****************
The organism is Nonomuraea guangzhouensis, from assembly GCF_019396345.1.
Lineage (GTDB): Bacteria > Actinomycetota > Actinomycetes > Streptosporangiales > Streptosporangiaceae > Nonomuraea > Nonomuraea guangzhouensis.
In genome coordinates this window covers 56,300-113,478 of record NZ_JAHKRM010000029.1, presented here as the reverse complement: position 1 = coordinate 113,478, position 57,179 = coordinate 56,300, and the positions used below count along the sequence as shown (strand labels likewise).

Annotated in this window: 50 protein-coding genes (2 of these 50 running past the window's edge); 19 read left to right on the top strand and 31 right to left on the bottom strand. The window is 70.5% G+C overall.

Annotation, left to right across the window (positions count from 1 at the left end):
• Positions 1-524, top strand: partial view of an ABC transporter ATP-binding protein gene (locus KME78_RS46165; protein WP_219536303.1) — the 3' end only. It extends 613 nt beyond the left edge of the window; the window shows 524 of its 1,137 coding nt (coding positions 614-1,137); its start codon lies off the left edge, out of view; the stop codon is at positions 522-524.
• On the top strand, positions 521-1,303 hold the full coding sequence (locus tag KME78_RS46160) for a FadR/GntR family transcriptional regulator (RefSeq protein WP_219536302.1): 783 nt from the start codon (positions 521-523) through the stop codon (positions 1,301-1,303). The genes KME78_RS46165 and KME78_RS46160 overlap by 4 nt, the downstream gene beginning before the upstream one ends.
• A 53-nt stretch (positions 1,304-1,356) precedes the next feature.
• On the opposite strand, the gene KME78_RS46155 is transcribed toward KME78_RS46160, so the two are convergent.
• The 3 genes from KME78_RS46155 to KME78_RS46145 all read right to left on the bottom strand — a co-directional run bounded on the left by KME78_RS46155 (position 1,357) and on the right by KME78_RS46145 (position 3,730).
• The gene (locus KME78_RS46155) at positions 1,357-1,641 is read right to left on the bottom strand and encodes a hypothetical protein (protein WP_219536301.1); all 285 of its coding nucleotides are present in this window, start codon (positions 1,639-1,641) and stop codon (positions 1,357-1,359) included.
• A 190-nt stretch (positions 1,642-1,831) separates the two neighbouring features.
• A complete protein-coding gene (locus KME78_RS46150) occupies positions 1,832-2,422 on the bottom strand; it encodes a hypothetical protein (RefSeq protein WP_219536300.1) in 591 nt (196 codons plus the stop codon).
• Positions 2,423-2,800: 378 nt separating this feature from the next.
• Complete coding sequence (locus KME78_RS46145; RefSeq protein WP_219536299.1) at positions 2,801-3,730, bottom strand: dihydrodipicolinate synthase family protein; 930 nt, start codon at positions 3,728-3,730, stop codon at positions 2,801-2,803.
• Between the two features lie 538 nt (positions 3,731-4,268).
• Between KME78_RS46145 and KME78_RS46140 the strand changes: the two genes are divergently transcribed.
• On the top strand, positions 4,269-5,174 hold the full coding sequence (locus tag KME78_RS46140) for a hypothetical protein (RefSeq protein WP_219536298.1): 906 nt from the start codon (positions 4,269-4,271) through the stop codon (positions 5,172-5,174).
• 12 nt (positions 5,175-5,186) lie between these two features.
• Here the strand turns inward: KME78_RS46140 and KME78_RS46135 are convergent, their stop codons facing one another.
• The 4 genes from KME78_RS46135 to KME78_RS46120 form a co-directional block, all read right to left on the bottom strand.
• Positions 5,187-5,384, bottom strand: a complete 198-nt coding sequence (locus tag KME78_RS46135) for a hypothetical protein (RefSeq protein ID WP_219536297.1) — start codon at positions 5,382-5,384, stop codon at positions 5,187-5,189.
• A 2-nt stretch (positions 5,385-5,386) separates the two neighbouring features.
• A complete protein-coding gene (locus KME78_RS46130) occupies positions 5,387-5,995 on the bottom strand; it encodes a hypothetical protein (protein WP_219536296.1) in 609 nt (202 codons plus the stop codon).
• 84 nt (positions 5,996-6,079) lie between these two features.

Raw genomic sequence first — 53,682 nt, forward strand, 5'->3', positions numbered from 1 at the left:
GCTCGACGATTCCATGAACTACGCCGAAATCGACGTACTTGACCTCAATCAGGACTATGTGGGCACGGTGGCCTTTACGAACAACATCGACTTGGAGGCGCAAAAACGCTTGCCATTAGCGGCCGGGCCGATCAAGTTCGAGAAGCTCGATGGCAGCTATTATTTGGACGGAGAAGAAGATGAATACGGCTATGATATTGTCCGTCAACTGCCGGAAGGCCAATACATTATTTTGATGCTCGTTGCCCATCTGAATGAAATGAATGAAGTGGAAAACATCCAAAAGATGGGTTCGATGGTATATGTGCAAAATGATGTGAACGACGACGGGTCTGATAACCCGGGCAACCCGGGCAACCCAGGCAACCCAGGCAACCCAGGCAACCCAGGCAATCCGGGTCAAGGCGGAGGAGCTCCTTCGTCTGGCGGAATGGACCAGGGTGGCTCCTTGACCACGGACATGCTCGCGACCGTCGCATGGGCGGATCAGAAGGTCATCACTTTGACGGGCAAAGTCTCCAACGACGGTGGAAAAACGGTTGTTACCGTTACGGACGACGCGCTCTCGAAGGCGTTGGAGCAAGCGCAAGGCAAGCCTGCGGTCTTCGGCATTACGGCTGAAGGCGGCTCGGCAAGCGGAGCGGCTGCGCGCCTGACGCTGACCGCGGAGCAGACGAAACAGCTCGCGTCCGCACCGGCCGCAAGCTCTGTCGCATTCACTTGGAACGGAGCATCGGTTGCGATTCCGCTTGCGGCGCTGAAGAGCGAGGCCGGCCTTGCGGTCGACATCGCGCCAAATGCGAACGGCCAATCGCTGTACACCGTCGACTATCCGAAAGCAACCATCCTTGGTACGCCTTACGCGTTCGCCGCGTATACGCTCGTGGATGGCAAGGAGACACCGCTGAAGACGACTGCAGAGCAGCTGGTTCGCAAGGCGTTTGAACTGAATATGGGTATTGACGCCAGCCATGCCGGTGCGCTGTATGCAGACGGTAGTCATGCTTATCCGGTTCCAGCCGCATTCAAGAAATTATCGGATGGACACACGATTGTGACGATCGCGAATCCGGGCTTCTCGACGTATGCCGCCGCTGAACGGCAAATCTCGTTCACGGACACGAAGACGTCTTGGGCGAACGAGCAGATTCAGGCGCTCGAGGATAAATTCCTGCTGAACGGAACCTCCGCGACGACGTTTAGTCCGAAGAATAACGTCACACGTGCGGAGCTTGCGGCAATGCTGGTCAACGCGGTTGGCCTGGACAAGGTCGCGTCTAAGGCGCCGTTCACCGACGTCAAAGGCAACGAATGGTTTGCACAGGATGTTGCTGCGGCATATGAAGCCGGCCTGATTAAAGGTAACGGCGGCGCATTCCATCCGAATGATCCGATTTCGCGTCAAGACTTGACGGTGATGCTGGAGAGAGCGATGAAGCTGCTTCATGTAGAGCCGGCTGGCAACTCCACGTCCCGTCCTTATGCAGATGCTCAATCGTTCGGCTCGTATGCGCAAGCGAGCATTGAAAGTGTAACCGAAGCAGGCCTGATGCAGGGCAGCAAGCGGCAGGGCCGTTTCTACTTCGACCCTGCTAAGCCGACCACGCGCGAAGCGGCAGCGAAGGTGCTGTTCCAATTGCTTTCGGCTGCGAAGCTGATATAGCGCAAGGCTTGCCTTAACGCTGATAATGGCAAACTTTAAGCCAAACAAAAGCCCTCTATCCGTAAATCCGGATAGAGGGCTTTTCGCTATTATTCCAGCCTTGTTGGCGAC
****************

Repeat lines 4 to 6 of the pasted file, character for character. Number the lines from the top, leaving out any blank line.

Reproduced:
Annotated in this window: 50 protein-coding genes (2 of these 50 running past the window's edge); 19 read left to right on the top strand and 31 right to left on the bottom strand. The window is 70.5% G+C overall.

Annotation, left to right across the window (positions count from 1 at the left end):
• Positions 1-524, top strand: partial view of an ABC transporter ATP-binding protein gene (locus KME78_RS46165; protein WP_219536303.1) — the 3' end only. It extends 613 nt beyond the left edge of the window; the window shows 524 of its 1,137 coding nt (coding positions 614-1,137); its start codon lies off the left edge, out of view; the stop codon is at positions 522-524.